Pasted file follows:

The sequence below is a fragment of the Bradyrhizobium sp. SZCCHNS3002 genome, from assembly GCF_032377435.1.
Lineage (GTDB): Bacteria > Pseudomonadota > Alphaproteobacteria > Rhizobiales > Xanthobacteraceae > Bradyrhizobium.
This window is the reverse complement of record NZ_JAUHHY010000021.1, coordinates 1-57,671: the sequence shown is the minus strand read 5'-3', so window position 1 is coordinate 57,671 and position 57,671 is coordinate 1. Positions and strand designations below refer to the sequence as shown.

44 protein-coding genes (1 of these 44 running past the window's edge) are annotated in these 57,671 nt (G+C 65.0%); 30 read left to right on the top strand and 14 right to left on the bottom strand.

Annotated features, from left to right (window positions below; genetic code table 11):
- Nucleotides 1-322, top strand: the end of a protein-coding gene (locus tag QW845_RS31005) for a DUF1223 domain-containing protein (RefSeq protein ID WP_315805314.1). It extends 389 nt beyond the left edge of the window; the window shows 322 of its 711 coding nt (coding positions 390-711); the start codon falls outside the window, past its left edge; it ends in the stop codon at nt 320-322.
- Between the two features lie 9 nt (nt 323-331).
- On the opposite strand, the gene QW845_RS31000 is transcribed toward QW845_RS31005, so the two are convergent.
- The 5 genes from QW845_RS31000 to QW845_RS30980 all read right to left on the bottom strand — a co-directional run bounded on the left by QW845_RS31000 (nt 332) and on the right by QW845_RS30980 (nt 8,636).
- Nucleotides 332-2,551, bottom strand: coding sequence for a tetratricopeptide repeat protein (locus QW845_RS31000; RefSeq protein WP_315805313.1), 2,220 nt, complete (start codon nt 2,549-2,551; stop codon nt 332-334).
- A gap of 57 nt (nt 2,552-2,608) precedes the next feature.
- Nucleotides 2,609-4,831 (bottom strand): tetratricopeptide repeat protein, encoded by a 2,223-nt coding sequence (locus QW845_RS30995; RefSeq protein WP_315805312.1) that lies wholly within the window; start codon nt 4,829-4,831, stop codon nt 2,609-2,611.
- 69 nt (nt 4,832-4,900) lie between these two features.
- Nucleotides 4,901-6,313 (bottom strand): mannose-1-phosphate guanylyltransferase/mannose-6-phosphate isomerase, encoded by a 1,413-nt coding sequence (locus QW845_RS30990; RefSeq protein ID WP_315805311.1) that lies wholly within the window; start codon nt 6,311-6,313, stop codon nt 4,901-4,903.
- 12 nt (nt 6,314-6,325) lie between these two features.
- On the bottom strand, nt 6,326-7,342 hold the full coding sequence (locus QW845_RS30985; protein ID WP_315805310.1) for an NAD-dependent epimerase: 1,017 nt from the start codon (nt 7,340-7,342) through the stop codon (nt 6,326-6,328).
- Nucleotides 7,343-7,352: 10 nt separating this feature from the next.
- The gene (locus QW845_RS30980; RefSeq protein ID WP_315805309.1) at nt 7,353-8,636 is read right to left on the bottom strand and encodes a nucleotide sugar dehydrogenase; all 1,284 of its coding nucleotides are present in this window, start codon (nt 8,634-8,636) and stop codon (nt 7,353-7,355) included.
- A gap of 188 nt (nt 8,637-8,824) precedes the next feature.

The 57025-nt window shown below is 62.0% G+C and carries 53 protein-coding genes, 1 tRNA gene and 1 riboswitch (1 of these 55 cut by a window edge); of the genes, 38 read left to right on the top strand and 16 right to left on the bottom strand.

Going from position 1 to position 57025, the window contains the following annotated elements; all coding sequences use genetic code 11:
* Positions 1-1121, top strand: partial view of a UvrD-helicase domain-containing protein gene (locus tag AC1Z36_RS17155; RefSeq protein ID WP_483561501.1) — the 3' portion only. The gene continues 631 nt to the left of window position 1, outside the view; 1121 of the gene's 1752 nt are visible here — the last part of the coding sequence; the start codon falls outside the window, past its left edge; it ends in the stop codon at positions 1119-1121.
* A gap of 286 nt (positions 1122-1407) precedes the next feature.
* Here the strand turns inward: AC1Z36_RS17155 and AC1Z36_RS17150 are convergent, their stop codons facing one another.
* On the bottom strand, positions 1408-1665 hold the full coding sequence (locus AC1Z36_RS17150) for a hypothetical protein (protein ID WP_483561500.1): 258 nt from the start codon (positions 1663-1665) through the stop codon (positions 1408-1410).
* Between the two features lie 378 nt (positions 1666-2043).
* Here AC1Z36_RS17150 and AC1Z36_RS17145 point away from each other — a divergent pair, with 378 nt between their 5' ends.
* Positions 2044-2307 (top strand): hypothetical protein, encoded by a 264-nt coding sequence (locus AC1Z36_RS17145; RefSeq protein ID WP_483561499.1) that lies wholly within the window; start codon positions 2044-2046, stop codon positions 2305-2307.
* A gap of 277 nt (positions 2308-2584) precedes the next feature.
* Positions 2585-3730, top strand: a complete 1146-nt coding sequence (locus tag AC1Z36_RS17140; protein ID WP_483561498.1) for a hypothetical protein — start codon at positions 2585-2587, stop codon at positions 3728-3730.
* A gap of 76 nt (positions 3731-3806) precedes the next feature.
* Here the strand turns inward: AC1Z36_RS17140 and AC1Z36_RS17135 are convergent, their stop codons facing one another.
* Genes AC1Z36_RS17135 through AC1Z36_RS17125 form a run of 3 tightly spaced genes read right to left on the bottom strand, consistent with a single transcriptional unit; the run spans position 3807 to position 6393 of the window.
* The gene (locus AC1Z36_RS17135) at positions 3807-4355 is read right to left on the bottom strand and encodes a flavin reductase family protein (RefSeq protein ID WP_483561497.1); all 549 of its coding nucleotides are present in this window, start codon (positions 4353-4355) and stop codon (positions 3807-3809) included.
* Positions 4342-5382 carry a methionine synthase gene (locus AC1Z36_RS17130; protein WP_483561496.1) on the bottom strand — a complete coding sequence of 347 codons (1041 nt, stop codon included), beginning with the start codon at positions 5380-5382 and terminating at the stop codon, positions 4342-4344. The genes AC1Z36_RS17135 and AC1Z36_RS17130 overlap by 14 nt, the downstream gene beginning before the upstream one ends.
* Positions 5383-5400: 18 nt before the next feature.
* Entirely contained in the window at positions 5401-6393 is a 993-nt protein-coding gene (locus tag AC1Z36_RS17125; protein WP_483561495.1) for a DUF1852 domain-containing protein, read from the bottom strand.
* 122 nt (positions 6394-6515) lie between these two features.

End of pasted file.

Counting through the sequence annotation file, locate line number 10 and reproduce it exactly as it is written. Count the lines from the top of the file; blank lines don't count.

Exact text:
- Nucleotides 332-2,551, bottom strand: coding sequence for a tetratricopeptide repeat protein (locus QW845_RS31000; RefSeq protein WP_315805313.1), 2,220 nt, complete (start codon nt 2,549-2,551; stop codon nt 332-334).